But last year I moved to a house bordered by a wonderful stand of huge old maple trees and a yard about the size of a soccer field of two. Raking by hand claimed too many weekends. So this year I was tempted to rent one of those noisy and polluting leaf-blowing machines, to make quick work of my chore and the mother of all compost piles.

But Mickie, who is a professional plant person, said, "Don't. Since you're talking about polluting anyway, just run the leaves over with your mulching lawnmower. You'll feed your lawn. You won't have to drag the leaves or compost anywhere, and it will take a lot less time."

"You're kidding," I said. "I'm not," said Mikki. "And, uh, this is okay for my lawn?" I asked skeptically. Mikki just gave me one of her looks. So, I tried it. I got some funny stares from a couple of passers-by, but more than one neighbor nodded knowingly. I got the feeling that a lot of you figured this one out a long time ago. And when I was done, the lawn looked just fine. The tiny bits of chopped-up leaves blended right into the green carpet with gold flecks that mirrored the fall colors. I did have to rake an especially heavy section to spread out the shreds. It's not perfect, but no bags, no piles, and no lost weekends.

I guess it's like so many things in life. What's best is what's simple, and what flows with the season. Hominid or not, when the days get shorter, the right flow is nice and lazy.

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CURWOOD: And for this week that's Living on Earth. Our technical director is Eileen Bolinsky. Jeff Martini engineers the program and Michael Aharon composed the theme. Our production team includes George Homsy, Liz Lempert, and Jesse Wegman, Julia Madeson, Peter Christianson, Roberta de Avila, and Peter Shaw. We had help from Dana Campbell and Carolyn Martin. Our associate editor is Kim Motylewski. Peter Thomson heads our Western Bureau, and the senior producer is Chris Ballman. Living on Earth is produced by the World Media Foundation in cooperation with Harvard University. I'm Steve Curwood, executive producer. Thanks for listening.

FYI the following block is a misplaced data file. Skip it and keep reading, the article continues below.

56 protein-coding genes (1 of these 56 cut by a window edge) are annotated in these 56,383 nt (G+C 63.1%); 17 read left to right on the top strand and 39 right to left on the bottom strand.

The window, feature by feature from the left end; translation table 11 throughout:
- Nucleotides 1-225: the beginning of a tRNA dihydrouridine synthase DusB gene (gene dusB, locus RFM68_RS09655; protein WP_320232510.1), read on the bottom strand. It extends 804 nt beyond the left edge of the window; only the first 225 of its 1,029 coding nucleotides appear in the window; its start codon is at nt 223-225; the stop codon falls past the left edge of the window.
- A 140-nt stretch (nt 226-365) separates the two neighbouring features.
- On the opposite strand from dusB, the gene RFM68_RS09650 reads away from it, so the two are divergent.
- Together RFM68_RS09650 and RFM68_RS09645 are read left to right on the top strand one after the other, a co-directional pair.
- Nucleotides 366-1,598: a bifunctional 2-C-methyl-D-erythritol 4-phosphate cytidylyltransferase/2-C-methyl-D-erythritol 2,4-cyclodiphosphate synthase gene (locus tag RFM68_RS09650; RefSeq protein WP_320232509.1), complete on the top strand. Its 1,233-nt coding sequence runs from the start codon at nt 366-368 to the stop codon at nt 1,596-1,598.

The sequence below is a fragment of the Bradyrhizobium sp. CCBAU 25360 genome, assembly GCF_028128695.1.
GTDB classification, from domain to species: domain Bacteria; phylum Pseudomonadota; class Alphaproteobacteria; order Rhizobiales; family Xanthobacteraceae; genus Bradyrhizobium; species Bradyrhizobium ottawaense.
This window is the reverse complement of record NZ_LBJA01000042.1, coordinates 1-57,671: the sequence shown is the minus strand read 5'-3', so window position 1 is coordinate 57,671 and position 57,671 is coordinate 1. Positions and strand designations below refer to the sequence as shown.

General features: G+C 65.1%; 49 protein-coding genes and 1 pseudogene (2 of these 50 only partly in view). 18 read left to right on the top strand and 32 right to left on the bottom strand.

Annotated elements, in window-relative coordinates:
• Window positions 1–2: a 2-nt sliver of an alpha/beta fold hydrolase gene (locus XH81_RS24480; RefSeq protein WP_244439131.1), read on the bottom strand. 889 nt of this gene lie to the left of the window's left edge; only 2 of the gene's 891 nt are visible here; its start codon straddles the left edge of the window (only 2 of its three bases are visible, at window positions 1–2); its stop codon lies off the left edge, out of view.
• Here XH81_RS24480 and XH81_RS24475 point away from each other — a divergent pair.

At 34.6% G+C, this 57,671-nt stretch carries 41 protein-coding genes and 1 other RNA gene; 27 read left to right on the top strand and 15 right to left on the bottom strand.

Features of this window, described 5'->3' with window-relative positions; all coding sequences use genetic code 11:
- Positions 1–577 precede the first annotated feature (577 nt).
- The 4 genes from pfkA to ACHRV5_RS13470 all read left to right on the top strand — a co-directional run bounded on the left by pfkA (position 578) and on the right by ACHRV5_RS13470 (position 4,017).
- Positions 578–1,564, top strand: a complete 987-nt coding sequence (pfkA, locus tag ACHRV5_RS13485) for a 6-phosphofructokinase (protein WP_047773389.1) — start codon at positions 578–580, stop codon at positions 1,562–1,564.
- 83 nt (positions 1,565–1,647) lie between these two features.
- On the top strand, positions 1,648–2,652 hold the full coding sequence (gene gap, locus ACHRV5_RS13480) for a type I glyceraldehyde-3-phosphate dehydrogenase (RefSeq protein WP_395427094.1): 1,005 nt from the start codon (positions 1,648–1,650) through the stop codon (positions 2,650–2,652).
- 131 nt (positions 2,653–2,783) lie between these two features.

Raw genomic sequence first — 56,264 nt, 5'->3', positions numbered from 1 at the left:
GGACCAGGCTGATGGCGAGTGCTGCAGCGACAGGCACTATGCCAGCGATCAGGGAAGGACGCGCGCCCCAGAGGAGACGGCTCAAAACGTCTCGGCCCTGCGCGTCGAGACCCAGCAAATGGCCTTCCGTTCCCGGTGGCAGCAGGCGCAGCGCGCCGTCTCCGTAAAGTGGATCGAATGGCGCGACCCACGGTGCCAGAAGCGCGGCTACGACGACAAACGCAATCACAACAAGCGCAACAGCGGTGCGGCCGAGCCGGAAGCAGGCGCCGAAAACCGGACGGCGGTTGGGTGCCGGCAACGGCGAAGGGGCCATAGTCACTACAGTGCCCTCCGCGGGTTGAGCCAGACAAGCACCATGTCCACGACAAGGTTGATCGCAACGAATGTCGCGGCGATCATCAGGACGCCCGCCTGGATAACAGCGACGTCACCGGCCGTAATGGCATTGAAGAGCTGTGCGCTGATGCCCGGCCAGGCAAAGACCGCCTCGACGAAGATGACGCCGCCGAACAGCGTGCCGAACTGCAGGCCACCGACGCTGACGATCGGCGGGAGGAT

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ANNOUNCER: Funding for Living on Earth comes from the World Media Foundation Environmental Information Fund. Major contributors include the William and Flora Hewlett Foundation for reporting on western issues; the W.K. Kellogg Foundation for coverage of sustainable agriculture; the Geraldine R. Dodge Foundation; the National Science Foundation for coverage of science in the environment; and the W. Alton Jones Foundation.

NPR ANNOUNCER: This is NPR, National Public Radio.